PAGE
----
created all things by Jesus Christ." (Eph. 3:9) Quoting Rev. 5:11-14, "And I beheld, and I heard the voice of many angels round about the throne and the beasts and the elders: and the number of them was ten thousand times ten thousand, and thousands of thousands; Saying with a loud voice, Worthy is the Lamb that was slain, to receive power, and riches, and wisdom, and strength, and honour, and glory, and blessing. And every creature which is in heaven, and on the earth, and under the earth, and such as are in the sea, and all that are in them, heard I saying, Blessing, and honour, and glory, and power, be unto him that sitteth upon the throne, and unto the Lamb for ever and ever. And the four beasts said, Amen. And the four and twenty elders fell down and worshipped him that liveth for ever and ever." The scripture quoted proves that the entire universe is satisfied with the love of God, and the righteousness of Christ. We repeat verse 13: "And every creature which is in heaven, and on the earth, and under the earth, and such as are in the sea, and all that are in them, heard I saying, Blessing, and honour, and glory, and power, be unto him that sitteth upon the throne, and unto the Lamb for ever and ever."
The Opening of the Book
"And I saw a strong angel proclaiming with a loud voice, Who is worthy to open the book, and to loose the seals thereof? And no man in heaven, nor in earth, neither under the earth, was able to open the book, neither to look thereon. And I wept much, because no man was found worthy to open and to read the book, neither to look thereon. And one of the elders saith unto me, Weep not: behold, the Lion of the tribe of Juda, the Root of David, hath prevailed to open the book, and to loose the seven seals thereof. And I beheld, and, lo, in the midst of the throne and of the four beasts, and in the midst of the elders, stood a Lamb as it had been slain, having seven horns and seven eyes, which are the seven Spirits of God sent forth into all the earth. And he came and took the book out of the right hand of him that sat upon the throne. And when he had taken the book, the four beasts and four and twenty elders fell down before the Lamb, having every one of them harps, and golden vials full of odours, which are the prayers of the saints." (Rev. 5:2-8)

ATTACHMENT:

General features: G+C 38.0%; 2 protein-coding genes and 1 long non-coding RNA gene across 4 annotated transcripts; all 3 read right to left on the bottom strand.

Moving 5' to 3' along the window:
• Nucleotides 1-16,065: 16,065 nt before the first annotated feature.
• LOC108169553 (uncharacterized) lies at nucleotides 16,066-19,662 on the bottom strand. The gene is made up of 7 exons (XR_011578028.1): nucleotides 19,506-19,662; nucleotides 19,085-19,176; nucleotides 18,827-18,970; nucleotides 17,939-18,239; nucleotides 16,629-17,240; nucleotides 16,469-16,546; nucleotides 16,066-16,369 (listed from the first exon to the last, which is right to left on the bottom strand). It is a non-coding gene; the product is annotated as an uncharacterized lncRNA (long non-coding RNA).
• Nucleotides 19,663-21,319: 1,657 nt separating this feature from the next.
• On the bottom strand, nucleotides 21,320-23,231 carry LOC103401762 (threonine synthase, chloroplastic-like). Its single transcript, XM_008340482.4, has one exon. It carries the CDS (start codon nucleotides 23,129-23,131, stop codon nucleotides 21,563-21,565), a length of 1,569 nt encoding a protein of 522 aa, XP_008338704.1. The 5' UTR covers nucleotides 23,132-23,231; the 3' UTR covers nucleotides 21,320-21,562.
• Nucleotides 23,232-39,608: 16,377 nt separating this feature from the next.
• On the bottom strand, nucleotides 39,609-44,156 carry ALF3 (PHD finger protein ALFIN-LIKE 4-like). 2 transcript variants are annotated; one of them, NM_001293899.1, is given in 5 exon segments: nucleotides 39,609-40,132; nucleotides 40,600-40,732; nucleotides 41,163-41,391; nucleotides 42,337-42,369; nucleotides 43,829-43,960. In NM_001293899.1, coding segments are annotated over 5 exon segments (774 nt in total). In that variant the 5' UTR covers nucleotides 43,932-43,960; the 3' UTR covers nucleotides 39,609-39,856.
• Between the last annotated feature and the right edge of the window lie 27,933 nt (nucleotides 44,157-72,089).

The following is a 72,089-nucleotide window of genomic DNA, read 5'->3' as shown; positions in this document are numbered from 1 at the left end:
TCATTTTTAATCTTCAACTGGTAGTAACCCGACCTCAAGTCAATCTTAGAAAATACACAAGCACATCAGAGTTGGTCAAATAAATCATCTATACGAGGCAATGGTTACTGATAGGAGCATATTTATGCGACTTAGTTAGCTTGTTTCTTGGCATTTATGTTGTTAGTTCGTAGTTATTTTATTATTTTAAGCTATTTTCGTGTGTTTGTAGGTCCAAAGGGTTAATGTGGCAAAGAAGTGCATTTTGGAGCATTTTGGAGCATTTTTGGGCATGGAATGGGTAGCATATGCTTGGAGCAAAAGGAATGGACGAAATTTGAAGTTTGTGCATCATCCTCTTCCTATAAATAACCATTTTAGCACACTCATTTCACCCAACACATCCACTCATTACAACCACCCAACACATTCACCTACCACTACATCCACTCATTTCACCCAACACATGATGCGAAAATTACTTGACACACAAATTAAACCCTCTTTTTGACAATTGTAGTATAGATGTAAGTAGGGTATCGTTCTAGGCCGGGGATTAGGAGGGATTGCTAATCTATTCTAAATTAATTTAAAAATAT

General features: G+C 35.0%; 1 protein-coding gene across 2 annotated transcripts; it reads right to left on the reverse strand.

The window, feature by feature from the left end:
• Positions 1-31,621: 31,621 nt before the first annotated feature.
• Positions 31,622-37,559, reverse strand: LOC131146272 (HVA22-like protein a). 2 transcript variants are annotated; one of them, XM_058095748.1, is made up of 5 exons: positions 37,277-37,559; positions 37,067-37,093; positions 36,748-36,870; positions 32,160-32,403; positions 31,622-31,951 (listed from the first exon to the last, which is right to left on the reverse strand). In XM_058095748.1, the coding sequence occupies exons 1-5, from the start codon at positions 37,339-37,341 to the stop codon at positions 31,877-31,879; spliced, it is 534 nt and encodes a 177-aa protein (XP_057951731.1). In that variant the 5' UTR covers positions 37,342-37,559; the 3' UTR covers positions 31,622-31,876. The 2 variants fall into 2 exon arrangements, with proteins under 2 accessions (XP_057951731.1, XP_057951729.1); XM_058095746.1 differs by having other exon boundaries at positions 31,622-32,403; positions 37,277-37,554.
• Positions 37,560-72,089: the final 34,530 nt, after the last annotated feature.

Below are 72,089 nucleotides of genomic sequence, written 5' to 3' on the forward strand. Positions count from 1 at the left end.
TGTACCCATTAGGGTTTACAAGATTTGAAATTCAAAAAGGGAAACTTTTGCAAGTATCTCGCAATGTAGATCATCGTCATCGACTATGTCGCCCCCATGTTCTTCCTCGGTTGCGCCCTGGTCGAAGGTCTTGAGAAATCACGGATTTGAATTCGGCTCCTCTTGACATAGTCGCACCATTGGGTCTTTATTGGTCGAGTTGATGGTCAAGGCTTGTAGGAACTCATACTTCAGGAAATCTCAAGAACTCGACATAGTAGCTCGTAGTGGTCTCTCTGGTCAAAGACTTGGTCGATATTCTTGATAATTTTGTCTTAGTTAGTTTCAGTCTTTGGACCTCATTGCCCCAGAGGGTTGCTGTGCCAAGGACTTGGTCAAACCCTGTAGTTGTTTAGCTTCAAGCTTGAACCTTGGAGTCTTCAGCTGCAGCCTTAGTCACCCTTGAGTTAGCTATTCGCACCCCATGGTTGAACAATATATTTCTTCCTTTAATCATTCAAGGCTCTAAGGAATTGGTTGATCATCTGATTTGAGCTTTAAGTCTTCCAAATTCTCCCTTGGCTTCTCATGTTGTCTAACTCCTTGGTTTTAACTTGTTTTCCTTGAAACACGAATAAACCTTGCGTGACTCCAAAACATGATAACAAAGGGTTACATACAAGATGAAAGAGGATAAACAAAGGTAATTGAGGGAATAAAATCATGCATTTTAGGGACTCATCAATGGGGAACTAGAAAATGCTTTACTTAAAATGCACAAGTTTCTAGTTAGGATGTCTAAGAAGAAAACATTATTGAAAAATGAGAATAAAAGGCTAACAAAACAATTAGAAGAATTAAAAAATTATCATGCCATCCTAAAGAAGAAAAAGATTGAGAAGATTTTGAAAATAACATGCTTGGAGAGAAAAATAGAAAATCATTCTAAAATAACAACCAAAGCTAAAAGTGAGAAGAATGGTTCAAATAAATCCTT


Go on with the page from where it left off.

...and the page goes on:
This scripture reveals that there is not another in the vast universe of God that is worthy, or that can open the book, for "the Lion of the tribe of Juda, the Root of David, has prevailed." Christ acquired the above title by His birth, and by His victory on the cross for those who would believe in Him as the Saviour of
the world. He has prevailed by shedding His blood on Calvary; thus none other can open the book, for he alone has died for the human race. This "book" contains the names of the saints, and the "seven seals" comprise, prophetically, the world's history, during which time the saints are sealed. These seven periods of unfulfilled history sealed the book, and the only one that could open it–see into the future–was the "Lamb." The book was "written within and on the backside"–"written within" is the prophetic word of God; "and on the backside," is the historical fulfillment of prophecies. "And all that dwell upon the earth shall worship him, whose names are not written in the book of life of the Lamb slain from the foundation of the world." (Rev. 13:8) "Who hath wrought and done it, Calling the generation from the beginning." (Isa. 41:4)